# Three Examples About Stokes’ Law

## Example 1

A viscosified seawater fluid (SG 1.1, plastic viscosity (PV) 2.0 centipoise
(cP), and yield point (YP) 12.0 lb/100 sq ft) is circulated to clean out
a cased well bore. What size of low-gravity solids will settle out with
5-micron barite particles? What is the settling velocity of 10-micron
barite particles in rig tanks? From Stokes’ law, settling velocity is:

Vs=Cg(ρs-ρL)D²E/µ

For equivalent settling rates, Vs=Vs0. And for µ1=µ2 (the same fluid,
therefore the same viscosity):

D²1(ρ1-ρL) = D²2(ρ2-ρL)
ρ1 = 2.65
ρ2 = 4.25
ρL = 1.1
(D²1×1.55) = (D²2×3.15)
D²1⁄D²2=3.15⁄1.55= 2.03
D1⁄D2=1.42

Thus a 5-micron barite particle will settle at the same rate as a 7-micron
low-gravity particle, and a 10-micron barite particle will settle at the
same rate as a 14-micron low-gravity particle.

Again, Stokes’ law applied to settling velocity is:

Vs=Cg(ρs-ρL)D²E⁄µ

Settling velocity, for 5 micron barite (or 7 micron drilled solid) particle is:

## Example 2

What are the equivalent diameters of barite (SG 4.25) and drilled solids
(SG 2.65) in an 11.5-ppg drilling fluid with PV = 20 cP and YP = 12 lb/
100 sq ft?

From Stokes’ law, settling velocity is:

Vs=Cg(ρs-ρL)D²E/µ

For equivalent settling rates, Vs=Vs0. And for µ1=µ2 (the same fluid,
therefore the same viscosity):

D²1(ρ1-ρL) = D²2(ρ2-ρL)
ρ1 = 2.65
ρ2 = 4.25
ρL = 1.38
(D²1×1.27) = (D²2×2.87)
D²1⁄D²2=2.87⁄1.27= 2.26
D1⁄D2=1.5

Thus a 10-micron barite particle will settle at the same rate as a
15-micron low-gravity particle; a 50-micron barite particle will settle at
the same rate as a 75-micron low-gravity particle, and so forth.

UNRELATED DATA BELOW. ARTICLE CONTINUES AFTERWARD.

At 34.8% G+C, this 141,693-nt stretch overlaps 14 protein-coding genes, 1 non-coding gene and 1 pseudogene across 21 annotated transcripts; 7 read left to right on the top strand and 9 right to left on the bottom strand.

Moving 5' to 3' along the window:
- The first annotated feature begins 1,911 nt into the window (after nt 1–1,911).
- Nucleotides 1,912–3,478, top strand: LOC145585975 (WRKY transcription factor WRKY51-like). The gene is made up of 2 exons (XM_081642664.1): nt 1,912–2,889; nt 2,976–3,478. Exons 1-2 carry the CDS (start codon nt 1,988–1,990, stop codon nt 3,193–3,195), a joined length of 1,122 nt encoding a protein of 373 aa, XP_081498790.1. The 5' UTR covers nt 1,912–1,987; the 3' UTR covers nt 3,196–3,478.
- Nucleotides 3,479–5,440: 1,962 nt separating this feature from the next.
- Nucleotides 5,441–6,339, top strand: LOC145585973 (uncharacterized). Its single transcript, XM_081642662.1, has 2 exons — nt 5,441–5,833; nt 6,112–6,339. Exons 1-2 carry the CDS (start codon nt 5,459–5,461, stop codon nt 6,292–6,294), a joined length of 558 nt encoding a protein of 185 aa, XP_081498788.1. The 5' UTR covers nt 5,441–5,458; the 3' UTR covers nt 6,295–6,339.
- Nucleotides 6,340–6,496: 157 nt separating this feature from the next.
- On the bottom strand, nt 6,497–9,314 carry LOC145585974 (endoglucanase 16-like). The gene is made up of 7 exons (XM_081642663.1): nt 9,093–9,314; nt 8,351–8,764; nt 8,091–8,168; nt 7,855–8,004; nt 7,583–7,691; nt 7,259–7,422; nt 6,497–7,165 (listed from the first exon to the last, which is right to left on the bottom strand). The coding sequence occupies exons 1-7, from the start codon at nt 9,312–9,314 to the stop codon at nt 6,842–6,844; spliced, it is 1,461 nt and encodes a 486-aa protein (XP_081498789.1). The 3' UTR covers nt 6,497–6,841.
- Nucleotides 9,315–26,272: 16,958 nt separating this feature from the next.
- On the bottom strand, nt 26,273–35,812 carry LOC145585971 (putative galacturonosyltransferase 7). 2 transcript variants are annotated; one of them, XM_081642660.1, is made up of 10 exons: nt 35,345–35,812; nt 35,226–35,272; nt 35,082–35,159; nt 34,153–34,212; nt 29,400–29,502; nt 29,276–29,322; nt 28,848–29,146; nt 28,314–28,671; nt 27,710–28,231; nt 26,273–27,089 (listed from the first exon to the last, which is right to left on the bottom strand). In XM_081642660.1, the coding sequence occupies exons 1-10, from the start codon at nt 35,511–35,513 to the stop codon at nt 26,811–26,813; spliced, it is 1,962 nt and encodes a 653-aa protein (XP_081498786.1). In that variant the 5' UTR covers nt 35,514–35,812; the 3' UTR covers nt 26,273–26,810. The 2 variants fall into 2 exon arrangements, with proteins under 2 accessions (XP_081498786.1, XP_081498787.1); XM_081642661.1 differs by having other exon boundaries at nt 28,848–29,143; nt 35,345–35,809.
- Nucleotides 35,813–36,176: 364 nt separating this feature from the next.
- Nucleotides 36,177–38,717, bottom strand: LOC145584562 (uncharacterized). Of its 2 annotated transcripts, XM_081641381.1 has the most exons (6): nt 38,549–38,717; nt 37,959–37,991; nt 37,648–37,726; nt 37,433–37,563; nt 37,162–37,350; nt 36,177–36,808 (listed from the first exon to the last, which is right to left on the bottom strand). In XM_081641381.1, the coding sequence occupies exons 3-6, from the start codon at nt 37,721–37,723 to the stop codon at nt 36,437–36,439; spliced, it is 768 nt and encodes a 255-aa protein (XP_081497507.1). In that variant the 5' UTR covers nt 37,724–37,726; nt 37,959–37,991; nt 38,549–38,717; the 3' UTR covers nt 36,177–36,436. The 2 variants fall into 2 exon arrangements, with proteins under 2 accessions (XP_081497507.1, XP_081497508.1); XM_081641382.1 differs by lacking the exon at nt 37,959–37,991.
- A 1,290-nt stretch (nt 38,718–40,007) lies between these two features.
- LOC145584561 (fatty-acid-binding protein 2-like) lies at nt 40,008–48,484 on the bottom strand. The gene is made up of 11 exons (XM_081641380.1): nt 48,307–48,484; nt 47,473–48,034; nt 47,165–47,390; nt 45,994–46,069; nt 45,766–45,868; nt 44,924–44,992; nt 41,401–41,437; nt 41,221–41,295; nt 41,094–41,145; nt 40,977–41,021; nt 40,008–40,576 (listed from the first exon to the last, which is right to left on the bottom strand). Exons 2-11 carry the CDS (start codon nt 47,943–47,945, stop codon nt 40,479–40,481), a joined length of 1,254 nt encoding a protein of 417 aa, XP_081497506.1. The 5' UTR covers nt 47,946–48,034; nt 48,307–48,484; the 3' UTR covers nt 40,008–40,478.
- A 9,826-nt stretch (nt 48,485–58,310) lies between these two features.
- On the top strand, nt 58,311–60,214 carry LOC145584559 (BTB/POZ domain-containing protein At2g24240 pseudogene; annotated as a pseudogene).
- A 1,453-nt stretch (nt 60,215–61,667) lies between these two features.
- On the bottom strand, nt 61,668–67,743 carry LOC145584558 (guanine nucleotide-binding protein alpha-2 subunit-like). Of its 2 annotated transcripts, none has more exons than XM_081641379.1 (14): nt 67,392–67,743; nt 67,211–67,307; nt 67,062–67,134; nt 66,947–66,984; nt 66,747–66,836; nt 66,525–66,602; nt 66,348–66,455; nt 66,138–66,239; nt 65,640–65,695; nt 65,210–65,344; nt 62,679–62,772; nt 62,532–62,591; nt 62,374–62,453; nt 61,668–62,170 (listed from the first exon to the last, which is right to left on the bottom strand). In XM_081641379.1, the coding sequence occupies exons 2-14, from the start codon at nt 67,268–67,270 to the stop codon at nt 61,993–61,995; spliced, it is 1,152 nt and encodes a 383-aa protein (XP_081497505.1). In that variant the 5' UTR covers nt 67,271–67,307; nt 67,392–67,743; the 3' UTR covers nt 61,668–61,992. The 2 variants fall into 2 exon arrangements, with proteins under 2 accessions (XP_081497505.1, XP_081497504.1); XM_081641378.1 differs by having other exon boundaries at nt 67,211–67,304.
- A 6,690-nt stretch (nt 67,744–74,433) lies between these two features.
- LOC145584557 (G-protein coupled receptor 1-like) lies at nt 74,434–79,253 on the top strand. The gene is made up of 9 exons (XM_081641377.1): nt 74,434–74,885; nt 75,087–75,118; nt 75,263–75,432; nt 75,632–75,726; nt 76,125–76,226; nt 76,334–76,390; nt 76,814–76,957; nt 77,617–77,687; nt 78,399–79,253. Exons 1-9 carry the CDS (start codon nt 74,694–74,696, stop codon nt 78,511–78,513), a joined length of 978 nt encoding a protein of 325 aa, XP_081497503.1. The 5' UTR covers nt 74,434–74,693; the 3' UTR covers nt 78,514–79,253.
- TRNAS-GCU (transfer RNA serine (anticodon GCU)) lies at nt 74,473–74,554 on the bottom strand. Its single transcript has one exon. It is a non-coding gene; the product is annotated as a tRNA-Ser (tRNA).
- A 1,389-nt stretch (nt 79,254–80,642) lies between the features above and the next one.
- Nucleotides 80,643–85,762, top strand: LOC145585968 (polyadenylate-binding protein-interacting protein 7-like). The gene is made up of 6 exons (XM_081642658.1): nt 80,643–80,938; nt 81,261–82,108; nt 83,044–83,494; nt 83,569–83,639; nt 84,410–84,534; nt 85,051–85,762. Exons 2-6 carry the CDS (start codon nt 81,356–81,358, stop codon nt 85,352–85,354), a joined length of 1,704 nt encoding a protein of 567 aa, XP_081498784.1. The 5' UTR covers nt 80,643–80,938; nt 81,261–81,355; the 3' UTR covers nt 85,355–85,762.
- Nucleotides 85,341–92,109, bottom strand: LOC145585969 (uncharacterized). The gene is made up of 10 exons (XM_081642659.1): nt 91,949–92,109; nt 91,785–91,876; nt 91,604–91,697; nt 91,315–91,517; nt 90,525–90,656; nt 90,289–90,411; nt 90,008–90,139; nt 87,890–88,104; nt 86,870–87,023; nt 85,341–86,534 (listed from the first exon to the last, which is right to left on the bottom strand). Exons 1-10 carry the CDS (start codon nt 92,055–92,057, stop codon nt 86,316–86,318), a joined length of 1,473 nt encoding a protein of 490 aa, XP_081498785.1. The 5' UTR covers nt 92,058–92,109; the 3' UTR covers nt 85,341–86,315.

Stokes’ law shows that as fluid viscosity and density increase,
separation efficiency decreases. If the drilling-fluid weight is 14.0 ppg
(SG 1.68),

In drilling fluid weighing 14 ppg, a 10-micron barite particle will settle at
the same rate as a 16-micron drilled-solid particle, and a 50-micron
barite particle will settle at the same rate as an 80 (or 81.4)-micron drilledsolid particle.

Frequently disregarded is the fact that the efficiency of a separator is
viscosity dependent. The D50 cut point increases with viscosity, as shown
by Stokes’ law:

Vs=Cg(ρs-ρL)D²E/µ

## Example 3

A 4-inch cone will separate half of the 12-micron low-gravity (SG 2.6)
particles in water, (that is, the D50 cut point is 12 microns). What is the
D50 cut point in a fluid of 50 cP viscosity of the same density?
For constant settling velocity (if fluid density is unchanged) and other
constant parameters:

For ρ1−ρ2

D²1⁄µ1=D²2⁄µ2
D1 = 12 micron
µ1 = 1 cP
µ2 = 50 cP
D²2 = 7200
D2 = 84.8 microns

Thus, if fluid SG remains 1.1, and viscosity is 50 cP, the D50 is raised to
85 microns. Similarly, for a 4-inch hydrocyclone:

 Fluid Viscosity, cP D50, microns (SG 2.6) 1.0 12.0 10.0 37.9 20.0 53.7 30.0 65.8 40.0 75.8 50.0 84.8

Cut-point performance can be further projected by dividing by the projected SG at various viscosities. Thus, in terms of the preceding example, for 20-cP viscosity and 1.4 (11.7 ppg)-density fluid, the D50 would be: 53.7 microns× 1.1⁄1.4 = 42.1 microns.

The D50 cut points for 6-inch and 8-inch hydrocyclones (common desilter and desander sizes) are usually given as 25 microns and 60 microns.

The variation of D50 cut points with viscosity for a 6-inch desilter
hydrocyclone (SG 1.1 fluid) can be seen to be:

 Fluid Viscosity, cP D50, microns (SG 2.6) 1.0 25.0 10.0 79.0 20.0 112 30.0 137 40.0 158 50.0 176

Again, cut-point performance can be further projected by dividing by
the projected SG at various viscosities. Thus, in the preceding situation,
for a 4-inch hydrocyclone, with 20-cP viscosity and 1.4 (11.7 ppg)-
density fluid, the D50 would be:

67.1 microns ×1.1⁄1.4= 52:7 microns.